Devotees deconstructing the chariot as the procession concludes.
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Glastonbury Rathyatra – The Only Chariot Festival of 2020 – By Sagar Kharecha

March 10, 2021

One late evening my father received a call from ‘Mahaprabhu Dasa’, a stalwart devotee. Mahaprabhu informed us that a ‘Rathyatra’ would soon take place in Glastonbury town centre on 11th October. The risk assessment had been approved, and arrangements were made. Having developed a love for spiritual and communal expression in documenting my local temple, a forgotten sense of joy soon returned to me.

Places of worship remained restricted, and large gatherings banned. After covering long periods of violence, chaos and apathy, here finally was some relief. Such an occasion may not return for another five or ten years given the current circumstances.

Mahaprabhu Dasa, a worldy devotee points towards the Rathyatra

Mahaprabhu Dasa.

‘Rathyatra’ describes a chariot procession in which deities are ceremoniously paraded within a given route. Devotees and the public alike pull upon the chariot, sweep the road ahead, serve offered food to one another, whilst others remain transfixed in song and dance throughout. A Rathyatra requires community participation in order to properly serve its spiritual function. With the decimation of community and religious events, I was eager to re-engage in my practice.

Devotees and the public alike pull upon the chariot, sweep the road ahead.

Pulling the chariot is an arduous task.

Already deeply literate with religious paraphernalia and customs, my primary focus was on spiritual expression and its interaction within the context of British culture. Glastonbury has been considered a significantly spiritual area for thousands of years, intersecting with multitudes of faiths through millenia in a kaleidoscopic fashion. The High Street is inundated with New Age shops; a tall chariot carrying obscure deities does not look out of place.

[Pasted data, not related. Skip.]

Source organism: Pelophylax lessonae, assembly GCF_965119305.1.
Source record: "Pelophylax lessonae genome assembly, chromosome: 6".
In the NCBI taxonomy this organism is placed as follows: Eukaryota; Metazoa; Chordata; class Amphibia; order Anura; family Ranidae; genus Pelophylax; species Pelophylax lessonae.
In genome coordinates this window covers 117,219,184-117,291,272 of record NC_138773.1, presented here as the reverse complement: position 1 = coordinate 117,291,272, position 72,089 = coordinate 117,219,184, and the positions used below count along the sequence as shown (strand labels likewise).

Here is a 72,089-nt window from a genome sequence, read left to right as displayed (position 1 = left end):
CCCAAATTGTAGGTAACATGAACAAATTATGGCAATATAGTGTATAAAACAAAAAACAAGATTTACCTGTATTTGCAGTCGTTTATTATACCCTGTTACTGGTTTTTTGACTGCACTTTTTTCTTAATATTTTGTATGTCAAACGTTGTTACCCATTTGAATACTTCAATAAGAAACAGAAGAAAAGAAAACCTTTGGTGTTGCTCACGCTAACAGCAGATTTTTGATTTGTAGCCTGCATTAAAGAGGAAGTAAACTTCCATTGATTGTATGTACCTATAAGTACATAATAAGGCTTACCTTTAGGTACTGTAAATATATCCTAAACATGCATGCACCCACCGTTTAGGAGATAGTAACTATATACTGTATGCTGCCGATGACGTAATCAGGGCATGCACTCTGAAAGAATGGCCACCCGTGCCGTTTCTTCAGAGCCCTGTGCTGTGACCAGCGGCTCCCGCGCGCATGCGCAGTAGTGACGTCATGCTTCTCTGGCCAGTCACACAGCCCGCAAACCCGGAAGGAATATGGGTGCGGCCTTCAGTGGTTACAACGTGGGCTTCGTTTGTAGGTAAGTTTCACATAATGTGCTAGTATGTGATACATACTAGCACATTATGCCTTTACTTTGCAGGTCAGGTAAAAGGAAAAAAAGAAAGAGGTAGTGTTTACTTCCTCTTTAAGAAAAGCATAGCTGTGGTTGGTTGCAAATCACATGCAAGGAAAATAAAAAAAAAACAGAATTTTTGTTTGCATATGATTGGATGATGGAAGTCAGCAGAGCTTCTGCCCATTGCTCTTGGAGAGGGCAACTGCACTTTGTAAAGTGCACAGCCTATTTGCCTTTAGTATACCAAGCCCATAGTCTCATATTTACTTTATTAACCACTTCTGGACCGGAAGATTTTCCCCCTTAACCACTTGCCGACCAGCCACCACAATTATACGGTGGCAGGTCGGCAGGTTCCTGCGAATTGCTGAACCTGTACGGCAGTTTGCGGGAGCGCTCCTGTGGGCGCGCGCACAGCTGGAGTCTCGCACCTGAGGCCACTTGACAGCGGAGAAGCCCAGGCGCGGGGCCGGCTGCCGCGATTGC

Devotees sing and dance through Glastonbury Highstreet, which itself is inundated with New Age shops.

Singing and dancing through Glastonbury town High Street.

With regards to equipment, I use a Nikon F2, HP5+ (often pushed), 24mm f/2.8 & 50mm f/1.8. The 24mm f/2.8 was used for the majority of this day with HP5+ @800. Wide and fast, it allowed for playfulness in moments rich with deep personal meaning. Soon emerged a feeling of bliss -or flow state. Shooting became dream-like. The dissolution of tension and anxiety brought greater confidence, sensitivity, synchronicity. Everything falls into place. It is an optimal, spiritual experience.

A scene rich with deep personal meaning.

Everything falls into place.

As the chariot procession concluded, devotees scaled Glastonbury Tor to honour the sunset in their own way. Upon the summit a heady mix of sweet melodies, scents, and sunlight permeated the senses. A rare phenomenon enveloped me, whereby the experience outside of the viewfinder was just as valuable as the photograph. I still feel it now. Such feelings could not further emphasise the importance of community.